Back in the early nineteenth century two people were each investigating how liquid flowed through narrow tubes. Jean Leonard Marie Poiseuille (1797-1869) was investigating tubes of diameter 0.013-0.65mm in order to understand the flow of blood through capillaries in the body. Gotthilf Heinrich Ludwig Hagen (1797-1884) was investigating tubes between 2.3-6mm diameter (the same as the straws in the picture). Although they came to their conclusions independently, their work now forms the basis of parts of our understanding of the circulation of blood in the body†. What is now known as the Hagen-Poiseuille law states that the flow of liquid through the straw (or blood vessel) is proportional to the pressure difference between the two ends of the straw (how much you ‘suck’ so to speak) and the radius of the straw raised to the fourth power*. That is, it is the radius x radius x radius x radius. Doubling the radius of the straw results in a 2x2x2x2 (= 16) increase in flow rate.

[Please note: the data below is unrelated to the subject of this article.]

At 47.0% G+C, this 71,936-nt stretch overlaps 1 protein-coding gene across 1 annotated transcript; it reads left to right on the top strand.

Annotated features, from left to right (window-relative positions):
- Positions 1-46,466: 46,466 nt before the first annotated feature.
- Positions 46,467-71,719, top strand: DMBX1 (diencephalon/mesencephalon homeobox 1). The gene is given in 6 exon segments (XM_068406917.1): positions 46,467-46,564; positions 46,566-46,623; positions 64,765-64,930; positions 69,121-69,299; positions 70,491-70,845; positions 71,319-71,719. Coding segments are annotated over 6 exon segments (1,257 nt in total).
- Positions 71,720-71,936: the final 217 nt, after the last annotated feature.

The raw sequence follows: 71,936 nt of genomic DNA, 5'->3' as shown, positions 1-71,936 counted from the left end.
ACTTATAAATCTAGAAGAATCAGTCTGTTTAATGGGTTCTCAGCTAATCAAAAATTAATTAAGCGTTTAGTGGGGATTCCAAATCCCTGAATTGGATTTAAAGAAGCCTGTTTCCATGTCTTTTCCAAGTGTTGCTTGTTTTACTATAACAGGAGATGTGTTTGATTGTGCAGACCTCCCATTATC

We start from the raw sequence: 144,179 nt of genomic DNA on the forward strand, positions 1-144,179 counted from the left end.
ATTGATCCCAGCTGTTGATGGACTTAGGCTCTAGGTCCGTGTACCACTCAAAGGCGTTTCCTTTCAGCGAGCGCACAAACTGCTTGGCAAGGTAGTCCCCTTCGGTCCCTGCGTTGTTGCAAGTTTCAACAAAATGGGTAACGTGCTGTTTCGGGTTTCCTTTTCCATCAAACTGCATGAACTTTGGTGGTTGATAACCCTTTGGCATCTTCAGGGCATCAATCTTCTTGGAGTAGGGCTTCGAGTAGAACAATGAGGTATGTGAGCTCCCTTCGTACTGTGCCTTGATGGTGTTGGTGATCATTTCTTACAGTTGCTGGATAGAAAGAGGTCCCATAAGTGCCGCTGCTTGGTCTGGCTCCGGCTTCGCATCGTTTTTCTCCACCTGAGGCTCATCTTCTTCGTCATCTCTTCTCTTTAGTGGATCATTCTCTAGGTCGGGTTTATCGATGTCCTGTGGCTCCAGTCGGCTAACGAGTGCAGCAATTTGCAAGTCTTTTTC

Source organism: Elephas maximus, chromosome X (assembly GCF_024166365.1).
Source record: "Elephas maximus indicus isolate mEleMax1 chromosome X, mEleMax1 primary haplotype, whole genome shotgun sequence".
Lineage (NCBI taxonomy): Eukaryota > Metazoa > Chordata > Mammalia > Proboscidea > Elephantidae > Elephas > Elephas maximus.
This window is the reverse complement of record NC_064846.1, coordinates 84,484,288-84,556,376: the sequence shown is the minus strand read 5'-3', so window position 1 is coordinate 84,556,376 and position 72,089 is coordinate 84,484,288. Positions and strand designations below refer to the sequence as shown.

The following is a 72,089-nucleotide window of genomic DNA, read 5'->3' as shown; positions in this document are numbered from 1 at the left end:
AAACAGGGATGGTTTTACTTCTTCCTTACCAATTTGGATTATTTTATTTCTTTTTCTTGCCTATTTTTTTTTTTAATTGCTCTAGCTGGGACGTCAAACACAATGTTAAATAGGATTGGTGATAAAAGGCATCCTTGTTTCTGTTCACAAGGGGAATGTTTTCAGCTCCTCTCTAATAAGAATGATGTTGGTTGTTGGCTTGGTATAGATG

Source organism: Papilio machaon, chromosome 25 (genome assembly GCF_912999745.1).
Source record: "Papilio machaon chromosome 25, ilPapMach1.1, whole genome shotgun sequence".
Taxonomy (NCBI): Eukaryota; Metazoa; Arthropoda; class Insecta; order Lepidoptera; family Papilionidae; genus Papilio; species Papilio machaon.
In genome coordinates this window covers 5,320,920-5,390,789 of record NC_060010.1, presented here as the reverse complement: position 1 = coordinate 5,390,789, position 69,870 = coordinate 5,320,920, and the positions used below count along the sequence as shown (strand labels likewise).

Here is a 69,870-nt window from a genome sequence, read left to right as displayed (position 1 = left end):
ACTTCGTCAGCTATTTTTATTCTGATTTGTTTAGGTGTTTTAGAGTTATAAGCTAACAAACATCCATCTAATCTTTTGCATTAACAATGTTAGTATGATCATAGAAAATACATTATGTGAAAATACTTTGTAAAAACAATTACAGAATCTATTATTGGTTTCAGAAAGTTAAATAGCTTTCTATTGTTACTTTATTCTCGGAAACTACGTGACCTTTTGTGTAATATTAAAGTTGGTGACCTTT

Experimenting with the two straws does not give you quite the 16x difference that you may expect from this law perhaps partly because the flow into the straw is turbulent. If you maintained a uniform flow through the straws, you should find that the difference in flow rate between the two straws would be closer to 16x.

straw, water, glass, refraction

A straw in water, another physics-phenomenon that is worth contemplating for a while.